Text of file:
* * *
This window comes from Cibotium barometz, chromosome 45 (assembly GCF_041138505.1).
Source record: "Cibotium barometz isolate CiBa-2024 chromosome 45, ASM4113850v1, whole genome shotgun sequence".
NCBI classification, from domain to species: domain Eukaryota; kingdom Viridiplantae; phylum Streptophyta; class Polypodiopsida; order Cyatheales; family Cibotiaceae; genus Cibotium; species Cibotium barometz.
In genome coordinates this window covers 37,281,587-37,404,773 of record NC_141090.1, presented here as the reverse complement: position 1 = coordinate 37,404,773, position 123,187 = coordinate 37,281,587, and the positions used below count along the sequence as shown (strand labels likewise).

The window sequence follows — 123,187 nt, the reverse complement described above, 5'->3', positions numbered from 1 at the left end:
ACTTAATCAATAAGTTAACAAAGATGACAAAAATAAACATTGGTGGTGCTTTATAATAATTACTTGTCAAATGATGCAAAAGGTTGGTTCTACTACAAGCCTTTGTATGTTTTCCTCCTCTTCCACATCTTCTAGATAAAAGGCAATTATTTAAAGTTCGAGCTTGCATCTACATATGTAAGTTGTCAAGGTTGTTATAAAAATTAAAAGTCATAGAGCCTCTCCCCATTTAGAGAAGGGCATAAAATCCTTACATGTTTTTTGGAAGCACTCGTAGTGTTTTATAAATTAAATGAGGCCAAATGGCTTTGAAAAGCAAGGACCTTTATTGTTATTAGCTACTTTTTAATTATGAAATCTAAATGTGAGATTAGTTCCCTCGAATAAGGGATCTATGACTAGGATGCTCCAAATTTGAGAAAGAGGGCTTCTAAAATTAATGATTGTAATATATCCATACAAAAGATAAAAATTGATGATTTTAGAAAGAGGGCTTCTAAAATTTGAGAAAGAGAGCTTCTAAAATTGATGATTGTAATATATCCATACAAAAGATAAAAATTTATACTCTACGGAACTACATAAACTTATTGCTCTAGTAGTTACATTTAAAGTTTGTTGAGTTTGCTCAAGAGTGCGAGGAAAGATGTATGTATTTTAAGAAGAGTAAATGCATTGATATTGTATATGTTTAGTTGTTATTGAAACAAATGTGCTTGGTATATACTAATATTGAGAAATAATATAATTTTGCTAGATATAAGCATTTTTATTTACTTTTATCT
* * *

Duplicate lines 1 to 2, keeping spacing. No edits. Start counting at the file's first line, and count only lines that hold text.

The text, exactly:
This window comes from Cibotium barometz, chromosome 45 (assembly GCF_041138505.1).
Source record: "Cibotium barometz isolate CiBa-2024 chromosome 45, ASM4113850v1, whole genome shotgun sequence".